Table 1.   Specificity* of monoclonal antibodies (MAbs) against adult rat skeletal MyHC isoforms used in the study, and immunohistochemical and enzyme histochemical characterisation of skeletal muscle fibre types in llama.
MAbsSpecificity for rat MyHC isoforms
IIIAIIXIIB
  1. *According to Schiaffino et al. (1989) except for MAbs A4-74 (Hughes et al. 1993) and S5-8H2 (Rivero et al. 1999).

  2. According to Graziotti et al. (2001, 2004). For immunohistochemistry, + and –, positive and negative reactions, respectively, for that specific MyHC isoform or fibre type with that MAb. For enzyme histochemistry, +++, ++, + and –, very strong, strong, intermediate and weak reactions, respectively, for that specific muscle fibre type; the symbol ↔ indicates an intermediate histochemical reaction for that hybrid fibre type inbetween their respective pure muscle fibre types.

  3. MyHC, myosin heavy chain; mATPase, myofibrillar adenosine triphosphatase; NADH-TR, nicotinamide adenine dinucleotide tetrazolium reductase.

BA-F8+
SC-75+++
A4-74++
BF-35+++
S5-8H2+++
 Llama skeletal muscle fibre types, immunohistochemistry
MAbsII + IIAIIAIIAXIIXIIXBIIB
BA-F8++
SC-75++++++
A4-74+++++
BF-35++++
S5-8H2++++++
 Llama skeletal muscle fibre types, histochemistry
StainII + IIAIIAIIAXIIXIIXBIIB
mATPase, pH 4.45++++++
mATPase, pH 10.5++++++
NADH-TR++++++

Descriptive statistics were used to derive means ± SEM of muscle architectural data (muscle mass, fibre length, pinnation angle and PCSA) and muscle fibre-type characteristics (fibre-type composition, fibre CSA, mean number of capillaries in contact with fibre types and NADH-TR activity). Once Gaussian distribution was demonstrated, these variables were analysed using one-way analysis of variance. Significant differences among muscles or muscle sub-volumes were then determined using Tukey’s HSD post-hoc tests. Differences were considered significant at < 0.05.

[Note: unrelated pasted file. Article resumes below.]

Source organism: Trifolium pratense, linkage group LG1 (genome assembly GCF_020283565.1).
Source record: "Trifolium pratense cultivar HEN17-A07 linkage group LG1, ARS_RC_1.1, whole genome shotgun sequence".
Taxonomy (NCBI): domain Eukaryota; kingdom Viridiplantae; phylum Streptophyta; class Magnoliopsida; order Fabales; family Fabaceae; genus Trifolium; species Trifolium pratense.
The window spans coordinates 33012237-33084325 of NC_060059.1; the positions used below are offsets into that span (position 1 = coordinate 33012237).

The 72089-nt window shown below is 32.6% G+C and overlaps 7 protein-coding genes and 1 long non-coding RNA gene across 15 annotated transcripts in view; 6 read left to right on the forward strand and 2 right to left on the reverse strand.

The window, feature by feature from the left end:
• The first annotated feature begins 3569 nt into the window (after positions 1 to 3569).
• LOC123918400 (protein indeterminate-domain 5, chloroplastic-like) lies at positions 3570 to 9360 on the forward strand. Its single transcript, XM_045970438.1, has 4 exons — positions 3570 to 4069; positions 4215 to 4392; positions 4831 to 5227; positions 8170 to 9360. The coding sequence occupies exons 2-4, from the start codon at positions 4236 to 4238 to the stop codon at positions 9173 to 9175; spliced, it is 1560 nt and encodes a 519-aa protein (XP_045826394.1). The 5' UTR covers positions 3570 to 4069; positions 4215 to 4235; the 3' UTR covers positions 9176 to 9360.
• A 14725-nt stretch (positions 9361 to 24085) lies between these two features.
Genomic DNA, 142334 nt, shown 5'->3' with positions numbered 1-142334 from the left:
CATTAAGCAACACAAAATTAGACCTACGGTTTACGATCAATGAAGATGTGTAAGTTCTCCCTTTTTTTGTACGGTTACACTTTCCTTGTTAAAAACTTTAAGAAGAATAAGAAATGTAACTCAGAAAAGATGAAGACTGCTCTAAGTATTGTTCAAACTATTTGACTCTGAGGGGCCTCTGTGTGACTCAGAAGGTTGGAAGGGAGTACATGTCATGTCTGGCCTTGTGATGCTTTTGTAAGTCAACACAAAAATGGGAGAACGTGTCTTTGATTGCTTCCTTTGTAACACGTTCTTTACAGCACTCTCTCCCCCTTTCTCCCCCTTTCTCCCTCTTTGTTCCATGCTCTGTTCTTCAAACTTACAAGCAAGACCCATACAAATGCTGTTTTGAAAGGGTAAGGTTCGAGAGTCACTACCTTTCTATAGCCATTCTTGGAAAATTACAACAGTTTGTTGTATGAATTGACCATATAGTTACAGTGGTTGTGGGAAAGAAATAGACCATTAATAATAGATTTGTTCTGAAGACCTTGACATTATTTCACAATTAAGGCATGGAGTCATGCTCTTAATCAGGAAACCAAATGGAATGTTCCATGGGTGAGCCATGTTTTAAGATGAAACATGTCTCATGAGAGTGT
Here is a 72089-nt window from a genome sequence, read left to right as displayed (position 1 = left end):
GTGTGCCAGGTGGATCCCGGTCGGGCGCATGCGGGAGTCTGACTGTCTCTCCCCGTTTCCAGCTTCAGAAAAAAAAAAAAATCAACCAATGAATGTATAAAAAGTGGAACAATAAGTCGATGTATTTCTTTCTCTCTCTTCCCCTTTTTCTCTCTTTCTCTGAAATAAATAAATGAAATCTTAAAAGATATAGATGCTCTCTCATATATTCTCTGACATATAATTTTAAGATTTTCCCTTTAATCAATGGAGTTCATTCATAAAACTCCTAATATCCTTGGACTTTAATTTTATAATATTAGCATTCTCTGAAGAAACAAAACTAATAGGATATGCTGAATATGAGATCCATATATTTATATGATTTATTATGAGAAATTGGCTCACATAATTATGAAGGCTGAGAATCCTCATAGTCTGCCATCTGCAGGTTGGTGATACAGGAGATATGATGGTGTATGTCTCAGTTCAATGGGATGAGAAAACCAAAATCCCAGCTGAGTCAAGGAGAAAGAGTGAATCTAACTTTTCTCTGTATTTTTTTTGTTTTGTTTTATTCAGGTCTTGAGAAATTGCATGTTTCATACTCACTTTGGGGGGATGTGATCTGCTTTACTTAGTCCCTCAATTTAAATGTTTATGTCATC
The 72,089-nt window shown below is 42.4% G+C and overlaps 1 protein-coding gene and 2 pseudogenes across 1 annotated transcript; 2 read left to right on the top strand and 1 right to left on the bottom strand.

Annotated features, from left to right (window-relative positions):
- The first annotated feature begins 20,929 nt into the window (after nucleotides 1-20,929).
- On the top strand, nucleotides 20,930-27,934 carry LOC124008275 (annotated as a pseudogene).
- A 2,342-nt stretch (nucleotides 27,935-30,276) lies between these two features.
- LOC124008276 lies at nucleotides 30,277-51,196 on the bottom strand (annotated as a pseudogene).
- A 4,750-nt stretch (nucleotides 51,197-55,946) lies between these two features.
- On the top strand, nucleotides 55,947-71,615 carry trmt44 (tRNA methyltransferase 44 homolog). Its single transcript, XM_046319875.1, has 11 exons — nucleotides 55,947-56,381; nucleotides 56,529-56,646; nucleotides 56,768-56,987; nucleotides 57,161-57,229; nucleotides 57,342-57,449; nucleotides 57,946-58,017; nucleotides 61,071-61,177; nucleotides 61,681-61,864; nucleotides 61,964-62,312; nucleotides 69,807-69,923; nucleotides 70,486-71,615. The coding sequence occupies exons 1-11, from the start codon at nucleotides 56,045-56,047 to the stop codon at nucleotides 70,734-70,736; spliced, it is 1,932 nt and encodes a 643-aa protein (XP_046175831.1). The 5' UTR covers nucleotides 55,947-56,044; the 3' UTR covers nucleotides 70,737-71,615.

Results

Muscle architecture

The mean values of architectural data for the three muscles or muscle sub-volumes examined in the llama are shown in Table 2. These data represent pooled means of six–eight measurements of fibre lengths and pinnation angles from a variety of regions within the muscle belly, but differences between regions within a muscle were not quantified. Variations of these muscular features between individuals were fairly low, as shown in Table 2.